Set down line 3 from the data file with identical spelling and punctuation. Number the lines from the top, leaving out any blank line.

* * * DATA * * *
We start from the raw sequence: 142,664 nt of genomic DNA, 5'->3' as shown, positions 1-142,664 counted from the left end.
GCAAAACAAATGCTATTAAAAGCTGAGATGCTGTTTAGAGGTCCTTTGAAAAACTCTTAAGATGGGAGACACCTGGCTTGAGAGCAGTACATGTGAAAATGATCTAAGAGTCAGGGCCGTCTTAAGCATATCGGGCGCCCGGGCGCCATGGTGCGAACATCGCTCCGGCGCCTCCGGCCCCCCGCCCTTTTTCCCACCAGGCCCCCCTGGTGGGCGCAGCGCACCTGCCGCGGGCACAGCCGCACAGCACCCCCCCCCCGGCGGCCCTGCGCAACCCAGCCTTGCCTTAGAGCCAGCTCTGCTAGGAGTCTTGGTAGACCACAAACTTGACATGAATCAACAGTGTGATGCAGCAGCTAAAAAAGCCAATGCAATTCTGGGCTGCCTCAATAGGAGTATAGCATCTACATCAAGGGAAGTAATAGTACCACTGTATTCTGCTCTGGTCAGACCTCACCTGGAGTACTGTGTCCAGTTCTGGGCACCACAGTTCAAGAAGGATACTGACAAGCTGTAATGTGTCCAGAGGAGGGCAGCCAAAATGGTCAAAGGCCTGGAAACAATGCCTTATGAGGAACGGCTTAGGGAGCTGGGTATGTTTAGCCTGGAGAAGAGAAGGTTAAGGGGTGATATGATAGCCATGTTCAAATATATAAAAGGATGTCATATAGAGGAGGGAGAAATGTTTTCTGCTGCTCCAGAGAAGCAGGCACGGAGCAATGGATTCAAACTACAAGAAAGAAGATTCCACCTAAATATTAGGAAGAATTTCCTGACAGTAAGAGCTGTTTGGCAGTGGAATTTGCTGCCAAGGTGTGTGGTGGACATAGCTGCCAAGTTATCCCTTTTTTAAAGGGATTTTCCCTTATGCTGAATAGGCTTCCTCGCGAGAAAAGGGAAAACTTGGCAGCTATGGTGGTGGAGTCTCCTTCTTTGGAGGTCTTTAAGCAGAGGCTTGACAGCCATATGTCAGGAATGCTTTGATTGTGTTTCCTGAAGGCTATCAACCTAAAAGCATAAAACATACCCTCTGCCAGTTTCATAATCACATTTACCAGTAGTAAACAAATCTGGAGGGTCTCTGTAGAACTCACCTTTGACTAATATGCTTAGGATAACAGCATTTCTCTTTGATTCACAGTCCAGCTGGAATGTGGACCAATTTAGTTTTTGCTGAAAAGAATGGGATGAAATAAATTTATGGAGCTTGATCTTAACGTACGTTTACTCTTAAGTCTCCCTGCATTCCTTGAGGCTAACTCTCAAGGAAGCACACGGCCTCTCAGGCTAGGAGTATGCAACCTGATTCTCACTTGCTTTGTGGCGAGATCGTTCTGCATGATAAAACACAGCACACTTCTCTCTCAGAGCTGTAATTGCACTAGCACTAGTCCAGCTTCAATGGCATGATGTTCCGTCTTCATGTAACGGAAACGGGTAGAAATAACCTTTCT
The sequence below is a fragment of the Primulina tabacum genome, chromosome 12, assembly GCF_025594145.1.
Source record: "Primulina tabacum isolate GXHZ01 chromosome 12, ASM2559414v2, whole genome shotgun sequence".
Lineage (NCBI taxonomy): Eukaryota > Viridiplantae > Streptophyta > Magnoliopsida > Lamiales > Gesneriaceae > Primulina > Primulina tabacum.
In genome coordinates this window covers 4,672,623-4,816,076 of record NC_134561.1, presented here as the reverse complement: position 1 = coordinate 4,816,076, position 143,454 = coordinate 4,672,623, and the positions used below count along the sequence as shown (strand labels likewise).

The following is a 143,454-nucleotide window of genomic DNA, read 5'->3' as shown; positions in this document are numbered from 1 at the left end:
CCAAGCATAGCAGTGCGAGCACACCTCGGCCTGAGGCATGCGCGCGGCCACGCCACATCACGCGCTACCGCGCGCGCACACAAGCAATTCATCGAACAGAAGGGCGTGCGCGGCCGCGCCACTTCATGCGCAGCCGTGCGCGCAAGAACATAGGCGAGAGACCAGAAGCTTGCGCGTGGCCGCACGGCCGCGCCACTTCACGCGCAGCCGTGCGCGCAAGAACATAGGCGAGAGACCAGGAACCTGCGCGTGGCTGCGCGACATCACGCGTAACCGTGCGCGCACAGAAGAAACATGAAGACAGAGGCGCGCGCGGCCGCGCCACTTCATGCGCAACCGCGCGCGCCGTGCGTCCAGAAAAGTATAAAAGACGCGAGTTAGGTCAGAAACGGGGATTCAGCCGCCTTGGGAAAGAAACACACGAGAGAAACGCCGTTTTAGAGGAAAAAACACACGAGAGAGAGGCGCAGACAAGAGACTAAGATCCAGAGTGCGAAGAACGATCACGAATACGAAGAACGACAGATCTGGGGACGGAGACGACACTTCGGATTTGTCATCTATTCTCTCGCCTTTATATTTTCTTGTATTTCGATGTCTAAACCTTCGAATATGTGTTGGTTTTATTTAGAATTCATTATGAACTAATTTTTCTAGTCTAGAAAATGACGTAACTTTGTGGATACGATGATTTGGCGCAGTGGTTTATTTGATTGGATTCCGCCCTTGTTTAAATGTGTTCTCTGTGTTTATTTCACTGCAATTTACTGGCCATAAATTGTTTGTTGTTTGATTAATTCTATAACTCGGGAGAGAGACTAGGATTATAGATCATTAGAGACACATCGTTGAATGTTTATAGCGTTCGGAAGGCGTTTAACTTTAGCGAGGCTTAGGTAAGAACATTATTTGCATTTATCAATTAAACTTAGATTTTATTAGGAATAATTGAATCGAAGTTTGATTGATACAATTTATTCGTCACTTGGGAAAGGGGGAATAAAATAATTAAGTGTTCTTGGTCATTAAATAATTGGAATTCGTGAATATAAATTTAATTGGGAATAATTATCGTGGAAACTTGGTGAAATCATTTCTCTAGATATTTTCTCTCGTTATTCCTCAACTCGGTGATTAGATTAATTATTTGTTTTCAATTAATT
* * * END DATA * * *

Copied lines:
The sequence below is a fragment of the Primulina tabacum genome, chromosome 12, assembly GCF_025594145.1.